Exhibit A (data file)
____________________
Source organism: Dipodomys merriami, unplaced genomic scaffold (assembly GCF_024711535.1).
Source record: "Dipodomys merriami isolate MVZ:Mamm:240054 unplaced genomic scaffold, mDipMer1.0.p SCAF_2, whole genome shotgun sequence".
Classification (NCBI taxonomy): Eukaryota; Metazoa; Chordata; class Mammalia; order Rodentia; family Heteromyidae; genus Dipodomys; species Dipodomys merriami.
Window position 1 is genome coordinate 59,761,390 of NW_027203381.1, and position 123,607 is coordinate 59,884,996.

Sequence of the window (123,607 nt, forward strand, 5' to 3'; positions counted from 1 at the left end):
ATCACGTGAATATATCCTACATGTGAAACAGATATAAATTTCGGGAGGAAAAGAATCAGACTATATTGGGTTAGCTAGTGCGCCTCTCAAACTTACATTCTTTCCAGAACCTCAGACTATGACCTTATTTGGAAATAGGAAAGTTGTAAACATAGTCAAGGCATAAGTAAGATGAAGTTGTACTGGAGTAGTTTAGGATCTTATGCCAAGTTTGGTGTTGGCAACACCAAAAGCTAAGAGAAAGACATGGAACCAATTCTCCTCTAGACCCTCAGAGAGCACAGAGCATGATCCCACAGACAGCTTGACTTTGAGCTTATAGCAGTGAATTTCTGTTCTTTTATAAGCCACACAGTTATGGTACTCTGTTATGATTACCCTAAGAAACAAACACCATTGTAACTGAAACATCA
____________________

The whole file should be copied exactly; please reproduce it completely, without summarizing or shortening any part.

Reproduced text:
Source organism: Dipodomys merriami, unplaced genomic scaffold (assembly GCF_024711535.1).
Source record: "Dipodomys merriami isolate MVZ:Mamm:240054 unplaced genomic scaffold, mDipMer1.0.p SCAF_2, whole genome shotgun sequence".
Classification (NCBI taxonomy): Eukaryota; Metazoa; Chordata; class Mammalia; order Rodentia; family Heteromyidae; genus Dipodomys; species Dipodomys merriami.
Window position 1 is genome coordinate 59,761,390 of NW_027203381.1, and position 123,607 is coordinate 59,884,996.

Sequence of the window (123,607 nt, forward strand, 5' to 3'; positions counted from 1 at the left end):
ATCACGTGAATATATCCTACATGTGAAACAGATATAAATTTCGGGAGGAAAAGAATCAGACTATATTGGGTTAGCTAGTGCGCCTCTCAAACTTACATTCTTTCCAGAACCTCAGACTATGACCTTATTTGGAAATAGGAAAGTTGTAAACATAGTCAAGGCATAAGTAAGATGAAGTTGTACTGGAGTAGTTTAGGATCTTATGCCAAGTTTGGTGTTGGCAACACCAAAAGCTAAGAGAAAGACATGGAACCAATTCTCCTCTAGACCCTCAGAGAGCACAGAGCATGATCCCACAGACAGCTTGACTTTGAGCTTATAGCAGTGAATTTCTGTTCTTTTATAAGCCACACAGTTATGGTACTCTGTTATGATTACCCTAAGAAACAAACACCATTGTAACTGAAACATCA